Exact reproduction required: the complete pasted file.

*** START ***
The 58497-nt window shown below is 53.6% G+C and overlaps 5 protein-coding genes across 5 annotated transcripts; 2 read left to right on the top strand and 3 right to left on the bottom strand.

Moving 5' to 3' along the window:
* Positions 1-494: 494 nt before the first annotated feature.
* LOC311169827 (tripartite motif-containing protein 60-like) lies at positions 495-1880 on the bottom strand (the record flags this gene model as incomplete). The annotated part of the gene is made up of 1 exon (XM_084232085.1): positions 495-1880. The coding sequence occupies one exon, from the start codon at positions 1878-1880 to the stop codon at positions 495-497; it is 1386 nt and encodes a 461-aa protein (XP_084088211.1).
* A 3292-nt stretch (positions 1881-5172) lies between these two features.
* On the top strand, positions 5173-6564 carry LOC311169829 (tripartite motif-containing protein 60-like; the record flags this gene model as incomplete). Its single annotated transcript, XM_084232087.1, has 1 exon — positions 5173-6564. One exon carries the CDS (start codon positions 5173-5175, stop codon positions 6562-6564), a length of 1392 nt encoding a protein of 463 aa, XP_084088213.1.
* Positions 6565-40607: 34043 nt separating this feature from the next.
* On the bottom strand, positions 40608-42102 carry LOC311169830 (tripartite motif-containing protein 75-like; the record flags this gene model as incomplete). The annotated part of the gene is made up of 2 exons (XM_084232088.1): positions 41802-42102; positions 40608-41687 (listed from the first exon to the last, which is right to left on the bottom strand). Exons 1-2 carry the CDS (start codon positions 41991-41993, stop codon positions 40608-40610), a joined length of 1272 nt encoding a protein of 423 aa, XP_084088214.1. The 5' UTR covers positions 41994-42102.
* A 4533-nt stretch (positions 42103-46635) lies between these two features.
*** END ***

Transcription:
The 58497-nt window shown below is 53.6% G+C and overlaps 5 protein-coding genes across 5 annotated transcripts; 2 read left to right on the top strand and 3 right to left on the bottom strand.

Moving 5' to 3' along the window:
* Positions 1-494: 494 nt before the first annotated feature.
* LOC311169827 (tripartite motif-containing protein 60-like) lies at positions 495-1880 on the bottom strand (the record flags this gene model as incomplete). The annotated part of the gene is made up of 1 exon (XM_084232085.1): positions 495-1880. The coding sequence occupies one exon, from the start codon at positions 1878-1880 to the stop codon at positions 495-497; it is 1386 nt and encodes a 461-aa protein (XP_084088211.1).
* A 3292-nt stretch (positions 1881-5172) lies between these two features.
* On the top strand, positions 5173-6564 carry LOC311169829 (tripartite motif-containing protein 60-like; the record flags this gene model as incomplete). Its single annotated transcript, XM_084232087.1, has 1 exon — positions 5173-6564. One exon carries the CDS (start codon positions 5173-5175, stop codon positions 6562-6564), a length of 1392 nt encoding a protein of 463 aa, XP_084088213.1.
* Positions 6565-40607: 34043 nt separating this feature from the next.
* On the bottom strand, positions 40608-42102 carry LOC311169830 (tripartite motif-containing protein 75-like; the record flags this gene model as incomplete). The annotated part of the gene is made up of 2 exons (XM_084232088.1): positions 41802-42102; positions 40608-41687 (listed from the first exon to the last, which is right to left on the bottom strand). Exons 1-2 carry the CDS (start codon positions 41991-41993, stop codon positions 40608-40610), a joined length of 1272 nt encoding a protein of 423 aa, XP_084088214.1. The 5' UTR covers positions 41994-42102.
* A 4533-nt stretch (positions 42103-46635) lies between these two features.